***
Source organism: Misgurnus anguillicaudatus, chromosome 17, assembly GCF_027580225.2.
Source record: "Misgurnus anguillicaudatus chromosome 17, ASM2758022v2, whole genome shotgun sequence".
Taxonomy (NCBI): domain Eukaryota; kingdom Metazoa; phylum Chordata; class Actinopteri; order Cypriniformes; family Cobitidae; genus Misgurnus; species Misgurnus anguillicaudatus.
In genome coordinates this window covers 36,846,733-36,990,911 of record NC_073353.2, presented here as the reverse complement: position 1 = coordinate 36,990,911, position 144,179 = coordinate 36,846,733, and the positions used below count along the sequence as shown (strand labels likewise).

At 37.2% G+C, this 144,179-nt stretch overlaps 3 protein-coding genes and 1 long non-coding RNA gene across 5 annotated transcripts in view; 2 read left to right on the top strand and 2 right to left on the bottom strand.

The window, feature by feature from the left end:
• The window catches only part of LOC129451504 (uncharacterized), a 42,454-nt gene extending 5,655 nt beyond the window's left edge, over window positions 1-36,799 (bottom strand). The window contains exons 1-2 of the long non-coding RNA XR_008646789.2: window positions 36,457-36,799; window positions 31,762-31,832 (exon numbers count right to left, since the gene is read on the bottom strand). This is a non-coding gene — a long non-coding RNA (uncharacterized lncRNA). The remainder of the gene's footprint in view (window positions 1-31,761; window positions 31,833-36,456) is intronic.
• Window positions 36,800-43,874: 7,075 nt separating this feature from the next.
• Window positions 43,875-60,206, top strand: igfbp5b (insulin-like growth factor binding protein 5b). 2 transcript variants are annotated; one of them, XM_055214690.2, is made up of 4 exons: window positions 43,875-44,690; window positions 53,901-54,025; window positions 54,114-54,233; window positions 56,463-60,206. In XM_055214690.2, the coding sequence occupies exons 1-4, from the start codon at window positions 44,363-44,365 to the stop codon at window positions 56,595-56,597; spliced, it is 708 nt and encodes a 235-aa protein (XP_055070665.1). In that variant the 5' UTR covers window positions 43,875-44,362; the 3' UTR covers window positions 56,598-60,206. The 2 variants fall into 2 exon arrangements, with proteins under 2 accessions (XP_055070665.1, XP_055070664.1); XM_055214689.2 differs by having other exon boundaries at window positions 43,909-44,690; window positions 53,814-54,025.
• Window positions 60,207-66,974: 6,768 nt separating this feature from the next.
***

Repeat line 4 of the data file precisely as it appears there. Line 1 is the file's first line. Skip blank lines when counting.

In genome coordinates this window covers 36,846,733-36,990,911 of record NC_073353.2, presented here as the reverse complement: position 1 = coordinate 36,990,911, position 144,179 = coordinate 36,846,733, and the positions used below count along the sequence as shown (strand labels likewise).